If you’re looking for new, healthier cat food, you’re going to need to find a way to transition your cat off their current favorite chow. This sounds simple, but many cats are notoriously picky eaters, and may go on hunger strike or even permanently write-off foods if they’re introduced in the wrong way.

When it comes to transitioning a cat’s diet, online sources generally advise a gradual mixing of new and old foods over a couple of weeks. Begin by mixing small amounts of the new food product in with your cat’s current meal, then increase the ratio to 1:1 over several days, before tapering off the old food.

Most cats should happily accept a bowl of a solely new product by around day ten, but if you know your cat to be particularly fussy, beware of turning them off both their new and old diet! In these cases, it may be better to offer both mealtime options side by side for a set amount of time.

Tempting a reluctant feeder

For those in the midst of a mealtime war with their moggie, here are some tricks you might want to try:

  • Experiment with odor to increase the palatability of food—at least, from your cat’s perspective. Mix chopped anchovies or the water from canned fish into food to give it that authentic, dead animal smell!
  • Get the right Bowl (and clean it) to rule out any chance of your cat’s behavior being non-food related. Some cats, especially flat-faced breeds, may struggle to eat out of bowls, and will prefer their food to be served on a flat plate. Others can be put off by smelling traces of a previous meal. Try cleaning their dish with boiling water to avoid this possibility.

Note: Stubbornness and hunger strikes are not the same thing as long term food-avoidance. If your cat shows no interest in eating, or if they make attempts to eat but struggle to swallow or digest food, it’s time for a trip to the veterinarian.

That’s it! If you’re looking for more in-depth info on anything related to your cat’s diet, check out our resource library. Alternatively, here’s the best cat foods money can buy right now:

Vitamins Minerals
Vitamin A Calcium
B vitamins Phosphorous
Vitamins C and E Iron
Folic Acid or B9 Magnesium
Vitamin B12 Sodium
Zinc

4. Your Cat’s Needs (weight/size/age)

Just as we should adjust our diets in accordance with individual factors, the same is said for your pet cat. Their food needs will depend on their weight, size, age and allergies. But the higher your cat’s weight, the more calories they need to sustain that. 

If you have a kitten, they need a lot of energy because they grow rapidly in the first few weeks to a year. They will also need nutrients such as omega-3 fatty acids and folic acid to help with healthy eye, brain and cell development.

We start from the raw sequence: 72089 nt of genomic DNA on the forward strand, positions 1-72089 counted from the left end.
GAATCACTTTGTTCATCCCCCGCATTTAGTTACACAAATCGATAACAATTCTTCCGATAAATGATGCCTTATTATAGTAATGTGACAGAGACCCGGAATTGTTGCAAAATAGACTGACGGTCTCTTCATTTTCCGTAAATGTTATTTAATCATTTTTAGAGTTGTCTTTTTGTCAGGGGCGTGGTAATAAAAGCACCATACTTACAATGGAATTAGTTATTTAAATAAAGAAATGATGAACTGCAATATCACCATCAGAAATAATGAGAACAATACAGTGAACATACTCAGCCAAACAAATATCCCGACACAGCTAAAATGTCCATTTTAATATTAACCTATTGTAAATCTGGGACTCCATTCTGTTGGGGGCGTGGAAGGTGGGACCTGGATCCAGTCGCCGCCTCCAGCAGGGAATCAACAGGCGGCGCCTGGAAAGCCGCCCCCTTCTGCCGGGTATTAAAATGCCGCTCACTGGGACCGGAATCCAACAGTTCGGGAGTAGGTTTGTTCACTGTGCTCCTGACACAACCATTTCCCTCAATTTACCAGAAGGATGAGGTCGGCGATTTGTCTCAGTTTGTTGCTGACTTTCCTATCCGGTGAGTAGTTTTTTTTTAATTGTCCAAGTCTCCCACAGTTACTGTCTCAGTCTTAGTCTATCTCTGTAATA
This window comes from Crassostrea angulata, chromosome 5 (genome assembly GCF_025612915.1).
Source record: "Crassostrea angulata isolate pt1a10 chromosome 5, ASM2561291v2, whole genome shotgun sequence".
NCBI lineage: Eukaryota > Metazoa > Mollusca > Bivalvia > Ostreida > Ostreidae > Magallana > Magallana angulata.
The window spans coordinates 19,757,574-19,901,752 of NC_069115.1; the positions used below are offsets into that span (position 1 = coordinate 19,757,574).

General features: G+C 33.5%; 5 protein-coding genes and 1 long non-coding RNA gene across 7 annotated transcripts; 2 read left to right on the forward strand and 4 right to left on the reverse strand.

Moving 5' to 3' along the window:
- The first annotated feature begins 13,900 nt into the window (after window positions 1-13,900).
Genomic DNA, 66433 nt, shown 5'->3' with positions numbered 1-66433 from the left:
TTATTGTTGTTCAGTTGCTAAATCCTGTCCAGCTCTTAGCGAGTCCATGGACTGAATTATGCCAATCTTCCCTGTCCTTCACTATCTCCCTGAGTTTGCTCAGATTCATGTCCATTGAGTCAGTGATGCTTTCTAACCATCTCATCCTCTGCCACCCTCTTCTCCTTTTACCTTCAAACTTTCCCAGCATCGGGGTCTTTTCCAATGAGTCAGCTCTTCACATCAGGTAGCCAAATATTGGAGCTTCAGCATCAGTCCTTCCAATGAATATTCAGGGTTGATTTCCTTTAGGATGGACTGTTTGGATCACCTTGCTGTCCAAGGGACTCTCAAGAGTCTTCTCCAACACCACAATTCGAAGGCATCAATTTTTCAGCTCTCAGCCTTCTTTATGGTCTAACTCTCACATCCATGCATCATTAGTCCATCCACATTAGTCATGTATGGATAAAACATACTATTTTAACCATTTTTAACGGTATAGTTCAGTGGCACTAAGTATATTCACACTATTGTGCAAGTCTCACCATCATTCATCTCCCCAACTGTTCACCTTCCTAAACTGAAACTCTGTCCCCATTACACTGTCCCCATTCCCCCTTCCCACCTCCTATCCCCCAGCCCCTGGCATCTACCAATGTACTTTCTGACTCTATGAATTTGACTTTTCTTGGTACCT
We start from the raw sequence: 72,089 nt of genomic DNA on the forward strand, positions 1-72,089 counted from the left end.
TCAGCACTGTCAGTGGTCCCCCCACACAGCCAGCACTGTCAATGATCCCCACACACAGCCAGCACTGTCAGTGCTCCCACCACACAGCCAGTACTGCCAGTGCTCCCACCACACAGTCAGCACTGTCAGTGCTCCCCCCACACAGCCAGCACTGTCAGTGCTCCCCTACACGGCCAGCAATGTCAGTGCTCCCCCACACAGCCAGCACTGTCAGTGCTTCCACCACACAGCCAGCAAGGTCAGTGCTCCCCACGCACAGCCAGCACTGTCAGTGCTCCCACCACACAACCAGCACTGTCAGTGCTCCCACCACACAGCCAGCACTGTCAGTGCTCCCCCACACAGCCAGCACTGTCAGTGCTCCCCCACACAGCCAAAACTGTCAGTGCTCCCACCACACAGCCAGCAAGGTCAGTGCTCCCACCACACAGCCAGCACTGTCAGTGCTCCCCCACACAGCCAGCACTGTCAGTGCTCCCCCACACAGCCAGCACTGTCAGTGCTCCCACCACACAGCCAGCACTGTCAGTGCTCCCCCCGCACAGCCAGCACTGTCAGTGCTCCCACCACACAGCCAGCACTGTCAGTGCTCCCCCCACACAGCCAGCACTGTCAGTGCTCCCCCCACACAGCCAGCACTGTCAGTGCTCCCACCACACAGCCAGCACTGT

Cats ages one through ten will continue to change and grow. It’s best to feed them according to their particular weight and activity level. 

Then as they start to age past ten, they need less food but still plenty of nutrients and vitamins, including calcium for frailer bones and immune boosting Vitamins C and E. 

The Cornell Feline Health Center also offers a great diagram of a cat’s Body Condition Score. This can also be used to tell whether your cat needs more food, is right where they need to be, or if they should cut back on the calories. And if your cat has any additional health concerns, double check food recommendations with the vet.

Best Cat Foods

Now you know the important factors to consider when choosing the best cat food! We’ve rated the best cat food on the market below and with this knowledge, we feel like you’re ready to buy food that will keep your furry feline healthy. 

Tiki Cat Velvet Mousse Chicken Grain-Free Wet Cat Food

For cats observing a low-calorie diet, Tiki Cat created their Velvet Mousse Chicken Grain-Free cat food.

Tika Cat - Velvet Chicken Mousse
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Key Benefits

  • Delicious chicken blended into an irresistibly silky mousse to satisfy the most discerning cats.
  • High-quality, high-protein meal to provide a good source of protein and amino acids to support your cat’s muscles.
  • This grain-free recipe is high in moisture from chicken broth and provides your feline friend with the supplemental water he needs.
  • A naturally low-carbohydrate recipe that does not include white potatoes, corn, wheat or rice for those kitties with sensitive tummies.
  • Complete and balanced nutrition for all life stages to satisfy your feline friend’s natural carnivorous cravings.

As a high-quality wet cat food, Tiki Cat ensured this recipe was thoughtfully made using whole sources of protein as part of a grain-free, high-protein diet. Featuring an irresistible silky texture, this velvety mousse will tempt the pickiest eaters.

Blended with sensitive kitties in mind, Tiki Cat left out grains, potatoes, corn, rice and wheat, for a low-carb wet cat food. Chock-full of well-balanced ingredients, Tiki Cat added essential nutrients, such as: vitamins, minerals, amino acids, omega fatty acids and taurine for muscle maintenance and overall support. Whether your feline is a kitten, or getting up in years, this velvet chicken mouse cat food is an excellent choice.

Chicken, Chicken Broth, Dried Egg, Sunflower Oil, Tricalcium Phosphate, Xanthan Gum, Potassium Chloride, Choline Chloride, Magnesium Sulfate, Taurine, Zinc Amino Acid Chelate, Iron Amino Acid Chelate, Vitamin E Supplement, Ascorbic Acid (Source Of Vitamin C), Thiamine Mononitrate (Vitamin B1), Niacin (Vitamin B3), Manganese Amino Acid Chelate, Vitamin A Supplement, Copper Amino Acid Chelate, Calcium Iodate, Calcium Pantothenate, Sodium Selenite, Riboflavin Supplement (Vitamin B2), Vitamin B12 Supplement, Pyridoxine Hydrochloride (Vitamin B6), Folic Acid, Vitamin D3 Supplement, Biotin, Vitamin K3 Supplement.